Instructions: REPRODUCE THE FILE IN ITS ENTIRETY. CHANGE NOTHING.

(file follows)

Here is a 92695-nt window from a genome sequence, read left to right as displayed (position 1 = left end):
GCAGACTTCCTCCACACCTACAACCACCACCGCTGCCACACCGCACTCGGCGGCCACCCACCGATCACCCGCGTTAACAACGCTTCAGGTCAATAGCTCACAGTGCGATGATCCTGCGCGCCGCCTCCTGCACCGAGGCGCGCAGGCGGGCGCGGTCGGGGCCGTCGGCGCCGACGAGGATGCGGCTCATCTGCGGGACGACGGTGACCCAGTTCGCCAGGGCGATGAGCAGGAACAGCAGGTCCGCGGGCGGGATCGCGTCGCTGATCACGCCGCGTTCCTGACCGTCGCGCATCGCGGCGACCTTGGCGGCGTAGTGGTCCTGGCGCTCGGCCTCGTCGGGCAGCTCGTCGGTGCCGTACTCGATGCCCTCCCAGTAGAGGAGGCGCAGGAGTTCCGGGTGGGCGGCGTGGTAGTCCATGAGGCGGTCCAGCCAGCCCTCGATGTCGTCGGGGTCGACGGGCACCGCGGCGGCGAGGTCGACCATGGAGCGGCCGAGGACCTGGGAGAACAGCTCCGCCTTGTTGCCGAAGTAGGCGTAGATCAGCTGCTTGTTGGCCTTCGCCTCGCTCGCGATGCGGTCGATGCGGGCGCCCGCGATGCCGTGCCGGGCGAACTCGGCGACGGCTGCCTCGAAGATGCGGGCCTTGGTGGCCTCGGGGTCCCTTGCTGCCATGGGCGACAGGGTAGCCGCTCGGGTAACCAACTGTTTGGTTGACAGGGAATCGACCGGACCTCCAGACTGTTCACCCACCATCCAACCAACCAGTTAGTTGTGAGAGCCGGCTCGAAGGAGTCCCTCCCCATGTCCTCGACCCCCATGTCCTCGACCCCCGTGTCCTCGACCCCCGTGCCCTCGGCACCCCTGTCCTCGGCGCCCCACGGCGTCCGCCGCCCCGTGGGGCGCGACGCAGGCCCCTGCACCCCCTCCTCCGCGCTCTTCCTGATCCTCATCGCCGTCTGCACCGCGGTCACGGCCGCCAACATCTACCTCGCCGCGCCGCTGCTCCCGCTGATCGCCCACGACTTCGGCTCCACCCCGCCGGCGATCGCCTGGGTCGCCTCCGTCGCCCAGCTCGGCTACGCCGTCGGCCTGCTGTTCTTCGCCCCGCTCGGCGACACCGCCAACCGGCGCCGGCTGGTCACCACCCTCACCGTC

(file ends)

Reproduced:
Here is a 92695-nt window from a genome sequence, read left to right as displayed (position 1 = left end):
GCAGACTTCCTCCACACCTACAACCACCACCGCTGCCACACCGCACTCGGCGGCCACCCACCGATCACCCGCGTTAACAACGCTTCAGGTCAATAGCTCACAGTGCGATGATCCTGCGCGCCGCCTCCTGCACCGAGGCGCGCAGGCGGGCGCGGTCGGGGCCGTCGGCGCCGACGAGGATGCGGCTCATCTGCGGGACGACGGTGACCCAGTTCGCCAGGGCGATGAGCAGGAACAGCAGGTCCGCGGGCGGGATCGCGTCGCTGATCACGCCGCGTTCCTGACCGTCGCGCATCGCGGCGACCTTGGCGGCGTAGTGGTCCTGGCGCTCGGCCTCGTCGGGCAGCTCGTCGGTGCCGTACTCGATGCCCTCCCAGTAGAGGAGGCGCAGGAGTTCCGGGTGGGCGGCGTGGTAGTCCATGAGGCGGTCCAGCCAGCCCTCGATGTCGTCGGGGTCGACGGGCACCGCGGCGGCGAGGTCGACCATGGAGCGGCCGAGGACCTGGGAGAACAGCTCCGCCTTGTTGCCGAAGTAGGCGTAGATCAGCTGCTTGTTGGCCTTCGCCTCGCTCGCGATGCGGTCGATGCGGGCGCCCGCGATGCCGTGCCGGGCGAACTCGGCGACGGCTGCCTCGAAGATGCGGGCCTTGGTGGCCTCGGGGTCCCTTGCTGCCATGGGCGACAGGGTAGCCGCTCGGGTAACCAACTGTTTGGTTGACAGGGAATCGACCGGACCTCCAGACTGTTCACCCACCATCCAACCAACCAGTTAGTTGTGAGAGCCGGCTCGAAGGAGTCCCTCCCCATGTCCTCGACCCCCATGTCCTCGACCCCCGTGTCCTCGACCCCCGTGCCCTCGGCACCCCTGTCCTCGGCGCCCCACGGCGTCCGCCGCCCCGTGGGGCGCGACGCAGGCCCCTGCACCCCCTCCTCCGCGCTCTTCCTGATCCTCATCGCCGTCTGCACCGCGGTCACGGCCGCCAACATCTACCTCGCCGCGCCGCTGCTCCCGCTGATCGCCCACGACTTCGGCTCCACCCCGCCGGCGATCGCCTGGGTCGCCTCCGTCGCCCAGCTCGGCTACGCCGTCGGCCTGCTGTTCTTCGCCCCGCTCGGCGACACCGCCAACCGGCGCCGGCTGGTCACCACCCTCACCGTC